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Across America, A Plaintive Note Of Mourning
[FINAL Edition]
The Washington Post - Washington, D.C.
Subjects: Grief; Public opinion; Entertainment; Musicians & conductors
Author: Waxman, Sharon||||||Span, Paula
Date: May 16, 1998
Start Page: A.01
Section: A SECTION

Sure, everybody knew he'd been sick, and Frank Sinatra was plenty old -- but still, when people across the country heard the news that he'd died late Thursday night, they cried, they ached, they rested their memories in the cradle of his music, which once again filled the airwaves and took over television screens. For the many millions of fans who felt they knew Ol' Blue Eyes, Sinatra had written the score to their lives and lived their rags-to-riches fantasies. He was a musical monument from before most of them were born.

Seventy-year-old Genevieve Larioni had her hair done and put on her best powder-blue polka-dot lounging suit to visit the only public place in Los Angeles where mourning Sinatra fans gathered. Bouquets of carnations, a few roses and votive candles surrounded his bronze star at Hollywood and Vine, one of three that bear his name on the Walk of Fame (for film, recording and television). "I got nostalgic and shed a tear. I said a prayer," she said, her eyes welling up again, as she gazed at the flowers and an old album cover with a sign that said "Frank -- we are alone and lonely." She added, "He's a part of my life, my memories. . . . I'm not surprised, but it hurts. He's a legend."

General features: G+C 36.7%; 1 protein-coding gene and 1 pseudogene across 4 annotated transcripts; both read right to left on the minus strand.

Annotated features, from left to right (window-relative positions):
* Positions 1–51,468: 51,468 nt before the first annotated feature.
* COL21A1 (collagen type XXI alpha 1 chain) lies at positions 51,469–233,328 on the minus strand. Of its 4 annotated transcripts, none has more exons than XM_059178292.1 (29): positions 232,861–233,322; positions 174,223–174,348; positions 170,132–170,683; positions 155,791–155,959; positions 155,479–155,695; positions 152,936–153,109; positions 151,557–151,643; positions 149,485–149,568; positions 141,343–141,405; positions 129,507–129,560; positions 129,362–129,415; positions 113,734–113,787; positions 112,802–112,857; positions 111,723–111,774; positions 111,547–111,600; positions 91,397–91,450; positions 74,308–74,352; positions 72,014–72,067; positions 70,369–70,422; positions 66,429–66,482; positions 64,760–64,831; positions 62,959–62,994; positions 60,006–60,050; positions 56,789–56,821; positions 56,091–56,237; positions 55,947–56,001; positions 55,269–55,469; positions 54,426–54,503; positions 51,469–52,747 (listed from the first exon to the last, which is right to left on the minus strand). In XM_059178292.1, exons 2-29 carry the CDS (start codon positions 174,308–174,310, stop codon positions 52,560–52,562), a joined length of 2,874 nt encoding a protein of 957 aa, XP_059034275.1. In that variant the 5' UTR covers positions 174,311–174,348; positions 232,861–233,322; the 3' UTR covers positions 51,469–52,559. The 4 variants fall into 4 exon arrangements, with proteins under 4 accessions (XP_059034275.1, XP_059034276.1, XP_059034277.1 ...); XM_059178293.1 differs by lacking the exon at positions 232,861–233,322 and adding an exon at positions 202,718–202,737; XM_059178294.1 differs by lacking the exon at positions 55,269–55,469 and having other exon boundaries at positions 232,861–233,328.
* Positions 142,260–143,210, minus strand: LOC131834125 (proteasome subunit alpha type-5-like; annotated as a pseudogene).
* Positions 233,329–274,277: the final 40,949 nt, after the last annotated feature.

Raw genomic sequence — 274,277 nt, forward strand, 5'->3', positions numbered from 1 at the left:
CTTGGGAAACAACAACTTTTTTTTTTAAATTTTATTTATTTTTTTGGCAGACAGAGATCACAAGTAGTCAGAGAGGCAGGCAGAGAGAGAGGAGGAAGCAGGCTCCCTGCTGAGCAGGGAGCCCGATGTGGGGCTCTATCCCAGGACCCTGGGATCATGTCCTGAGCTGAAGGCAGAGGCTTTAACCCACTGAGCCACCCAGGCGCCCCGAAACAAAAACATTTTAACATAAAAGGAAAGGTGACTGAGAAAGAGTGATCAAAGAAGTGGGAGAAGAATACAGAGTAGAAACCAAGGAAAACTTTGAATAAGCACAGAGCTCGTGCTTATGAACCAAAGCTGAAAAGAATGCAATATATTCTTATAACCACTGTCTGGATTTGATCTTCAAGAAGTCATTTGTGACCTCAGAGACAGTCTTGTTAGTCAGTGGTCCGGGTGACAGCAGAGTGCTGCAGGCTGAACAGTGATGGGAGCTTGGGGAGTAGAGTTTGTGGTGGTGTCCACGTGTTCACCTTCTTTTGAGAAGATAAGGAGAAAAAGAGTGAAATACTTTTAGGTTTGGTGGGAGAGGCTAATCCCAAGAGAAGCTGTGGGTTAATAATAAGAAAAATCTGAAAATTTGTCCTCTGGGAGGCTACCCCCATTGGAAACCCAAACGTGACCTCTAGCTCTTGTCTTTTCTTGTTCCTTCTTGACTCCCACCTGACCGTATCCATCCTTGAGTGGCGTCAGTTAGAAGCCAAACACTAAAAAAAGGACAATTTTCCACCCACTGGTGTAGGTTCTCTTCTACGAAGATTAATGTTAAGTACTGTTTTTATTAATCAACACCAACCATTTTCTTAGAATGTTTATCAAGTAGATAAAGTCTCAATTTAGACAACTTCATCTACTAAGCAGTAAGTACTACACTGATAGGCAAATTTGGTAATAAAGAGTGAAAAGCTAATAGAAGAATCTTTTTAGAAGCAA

So famous for so long, Sinatra was able to touch the lives of fans over six decades. But his most ardent longtime fans are themselves now senior citizens. "I'd see Frank in Vegas, he used to live here. I knew him and Sammy {Davis}. But I didn't drink or smoke, so he didn't pay much attention to me," said 82-year-old Nona Raye, a sometime photographer and former club hostess who lived on the edges of the Rat Pack's fame. Raye was standing in the lobby of the Hollywood Plaza Hotel, a former five-star lair for movie stars in the 1950s, now a home for the aged. Many of the octogenarians in the lobby, seated just a few feet from Sinatra's star in the sidewalk, remembered the singer fondly as part of their childhoods.

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